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ASCO Issues New End-of-Life Policy Statement and Patient Guide

ASCO Issues New End-of-Life Policy Statement and Patient Guide

ASCO’s QOPI (Quality Oncology Practice Initiative) analysis recently found that less than half of all cancer patients are enrolled in hospice care before their death and of those who are enrolled, one-third are not enrolled until the last week of their lives. In response to this and other QOPI findings, ASCO published a new policy and guidelines this week, intended to encourage physicians to initiate open dialogue about palliative care and treatment with patients as soon as they are identified as having incurable cancer.

The authors state, “There is a need to change the paradigm for advanced cancer care to include an earlier and more thorough assessment of patients’ options, goals, and preferences, and to tailor the care that we deliver to these individual needs throughout the continuum of care.”

The authors, led by Jeffrey Peppercorn at Duke, state that anticancer therapy should be considered only when it is deemed likely to result in significant clinical benefit, and that the priority throughout the course of the disease should be placed on “enhancing patients’ quality of life.” To this end, the authors cite evidence from a recent randomized trial showing that early palliative care results in improved quality of life and survival when compared with standard disease treatment.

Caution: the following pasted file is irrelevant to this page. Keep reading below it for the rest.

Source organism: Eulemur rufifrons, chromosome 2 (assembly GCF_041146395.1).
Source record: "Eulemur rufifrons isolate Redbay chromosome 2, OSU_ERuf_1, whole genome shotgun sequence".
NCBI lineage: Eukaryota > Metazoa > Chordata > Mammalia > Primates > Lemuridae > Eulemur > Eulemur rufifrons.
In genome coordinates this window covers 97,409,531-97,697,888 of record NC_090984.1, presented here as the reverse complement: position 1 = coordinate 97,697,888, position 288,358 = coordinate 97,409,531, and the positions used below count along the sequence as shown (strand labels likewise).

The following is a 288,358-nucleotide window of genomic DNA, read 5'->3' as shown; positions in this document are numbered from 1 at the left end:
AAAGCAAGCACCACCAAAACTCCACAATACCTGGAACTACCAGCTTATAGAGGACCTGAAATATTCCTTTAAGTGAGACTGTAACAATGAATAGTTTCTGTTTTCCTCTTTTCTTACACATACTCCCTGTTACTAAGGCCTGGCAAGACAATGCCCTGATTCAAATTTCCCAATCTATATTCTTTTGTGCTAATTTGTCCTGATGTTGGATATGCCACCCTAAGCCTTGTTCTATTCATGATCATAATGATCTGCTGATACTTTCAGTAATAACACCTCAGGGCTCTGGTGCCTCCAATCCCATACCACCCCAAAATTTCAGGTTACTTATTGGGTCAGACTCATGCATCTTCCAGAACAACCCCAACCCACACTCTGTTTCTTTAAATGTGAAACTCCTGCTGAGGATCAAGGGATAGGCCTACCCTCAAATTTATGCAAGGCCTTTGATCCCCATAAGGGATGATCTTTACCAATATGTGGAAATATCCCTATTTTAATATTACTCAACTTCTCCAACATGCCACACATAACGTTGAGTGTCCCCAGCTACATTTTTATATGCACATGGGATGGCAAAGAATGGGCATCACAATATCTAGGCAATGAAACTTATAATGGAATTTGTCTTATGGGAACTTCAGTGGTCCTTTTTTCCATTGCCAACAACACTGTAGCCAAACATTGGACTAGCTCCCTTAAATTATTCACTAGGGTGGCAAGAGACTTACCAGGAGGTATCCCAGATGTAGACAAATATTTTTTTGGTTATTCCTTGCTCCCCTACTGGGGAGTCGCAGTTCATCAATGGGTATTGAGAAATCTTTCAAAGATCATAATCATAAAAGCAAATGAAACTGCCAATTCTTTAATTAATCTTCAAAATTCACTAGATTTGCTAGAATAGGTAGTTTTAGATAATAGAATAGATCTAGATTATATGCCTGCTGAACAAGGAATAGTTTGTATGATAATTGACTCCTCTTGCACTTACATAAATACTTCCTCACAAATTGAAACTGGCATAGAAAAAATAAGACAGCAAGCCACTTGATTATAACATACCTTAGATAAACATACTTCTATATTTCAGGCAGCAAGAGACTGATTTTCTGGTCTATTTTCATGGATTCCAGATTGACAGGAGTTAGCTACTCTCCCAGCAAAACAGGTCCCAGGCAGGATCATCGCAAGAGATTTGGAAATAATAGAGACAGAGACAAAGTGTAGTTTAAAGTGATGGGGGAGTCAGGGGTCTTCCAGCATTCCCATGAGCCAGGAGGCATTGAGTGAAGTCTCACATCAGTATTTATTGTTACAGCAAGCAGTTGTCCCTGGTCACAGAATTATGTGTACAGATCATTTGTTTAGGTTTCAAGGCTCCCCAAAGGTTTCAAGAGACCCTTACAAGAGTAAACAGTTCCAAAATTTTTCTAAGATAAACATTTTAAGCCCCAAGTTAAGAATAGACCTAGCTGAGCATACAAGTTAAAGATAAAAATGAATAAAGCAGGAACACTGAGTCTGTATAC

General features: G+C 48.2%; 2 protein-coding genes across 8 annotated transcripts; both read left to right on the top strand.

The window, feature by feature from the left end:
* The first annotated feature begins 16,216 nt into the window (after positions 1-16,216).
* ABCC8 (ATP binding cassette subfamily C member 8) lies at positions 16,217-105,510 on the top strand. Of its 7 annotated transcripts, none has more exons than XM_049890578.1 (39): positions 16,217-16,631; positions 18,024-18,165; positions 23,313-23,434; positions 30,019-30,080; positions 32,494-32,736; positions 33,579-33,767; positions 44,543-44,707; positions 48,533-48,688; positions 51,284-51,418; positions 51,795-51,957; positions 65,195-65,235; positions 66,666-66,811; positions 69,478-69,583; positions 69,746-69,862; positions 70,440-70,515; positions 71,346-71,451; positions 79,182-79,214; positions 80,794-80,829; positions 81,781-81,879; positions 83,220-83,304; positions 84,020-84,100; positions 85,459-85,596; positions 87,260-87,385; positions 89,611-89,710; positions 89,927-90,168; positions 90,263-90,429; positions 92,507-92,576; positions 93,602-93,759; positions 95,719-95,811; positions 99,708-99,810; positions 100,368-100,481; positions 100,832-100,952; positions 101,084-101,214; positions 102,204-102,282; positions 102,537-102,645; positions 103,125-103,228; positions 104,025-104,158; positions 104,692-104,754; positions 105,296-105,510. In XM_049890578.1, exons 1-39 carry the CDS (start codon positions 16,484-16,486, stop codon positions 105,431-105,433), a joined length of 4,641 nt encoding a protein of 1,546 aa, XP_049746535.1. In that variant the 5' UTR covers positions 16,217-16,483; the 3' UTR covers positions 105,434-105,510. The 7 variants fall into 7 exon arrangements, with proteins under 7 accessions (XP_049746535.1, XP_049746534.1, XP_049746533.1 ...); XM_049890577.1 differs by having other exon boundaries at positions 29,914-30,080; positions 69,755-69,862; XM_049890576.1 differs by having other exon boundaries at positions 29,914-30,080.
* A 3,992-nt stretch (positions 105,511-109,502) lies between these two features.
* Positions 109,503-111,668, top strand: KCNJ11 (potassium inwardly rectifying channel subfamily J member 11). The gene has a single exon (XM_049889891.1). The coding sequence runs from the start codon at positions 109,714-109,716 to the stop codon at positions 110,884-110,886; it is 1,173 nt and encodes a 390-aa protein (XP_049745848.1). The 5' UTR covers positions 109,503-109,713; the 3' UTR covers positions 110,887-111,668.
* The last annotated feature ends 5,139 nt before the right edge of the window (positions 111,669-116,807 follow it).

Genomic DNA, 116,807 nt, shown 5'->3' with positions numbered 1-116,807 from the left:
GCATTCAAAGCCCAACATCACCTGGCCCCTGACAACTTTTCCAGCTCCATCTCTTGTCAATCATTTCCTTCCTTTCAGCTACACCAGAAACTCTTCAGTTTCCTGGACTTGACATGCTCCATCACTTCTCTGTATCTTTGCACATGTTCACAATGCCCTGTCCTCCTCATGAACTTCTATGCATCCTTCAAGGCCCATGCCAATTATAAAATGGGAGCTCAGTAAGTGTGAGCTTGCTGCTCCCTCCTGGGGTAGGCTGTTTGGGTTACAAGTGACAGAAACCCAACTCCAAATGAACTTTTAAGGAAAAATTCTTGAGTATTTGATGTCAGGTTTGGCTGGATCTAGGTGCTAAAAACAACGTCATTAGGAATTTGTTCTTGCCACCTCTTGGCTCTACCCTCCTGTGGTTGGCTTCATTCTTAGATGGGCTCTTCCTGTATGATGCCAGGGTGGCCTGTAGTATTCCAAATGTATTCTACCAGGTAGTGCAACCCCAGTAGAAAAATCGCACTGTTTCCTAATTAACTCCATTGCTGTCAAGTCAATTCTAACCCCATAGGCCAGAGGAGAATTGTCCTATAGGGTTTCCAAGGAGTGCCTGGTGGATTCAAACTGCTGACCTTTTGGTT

Another important point made in the new policy statement is that now, less than 3% of adult patients with cancer are enrolled in clinical trials, yet willingness to participate is estimated at roughly 50%. The authors state that patients should be encouraged to enroll in clinical trials earlier in their disease, rather than at such a late stage that the expectation of benefit is unrealistic.

Peppercorn and his colleagues cite the following as potential barriers to providing personalized treatment in incurable disease: awareness of the importance of this issue among doctors; a lack of guidelines for discontinuing therapy; the fact that our current reimbursement system favors immediate intervention rather than prolonged discussion between caregiver and patient; and the barriers that prevent incurable cases from participating in clinical trials.

They posit that the steps needed to provide successful personalized treatment include raising awareness of the issue in general  by emphasizing individualized care in medical education and training; prioritizing compensation of oncologists for open discussion of options throughout healthcare reform process; empowering patients; and continuing basic research in advanced cancer care.

The statement was published Monday, January 24th in the Journal of Clinical Oncology; you can read the full-text here: http://jco.ascopubs.org/content/early/2011/01/24/JCO.2010.33.1744.full.pdf+html.

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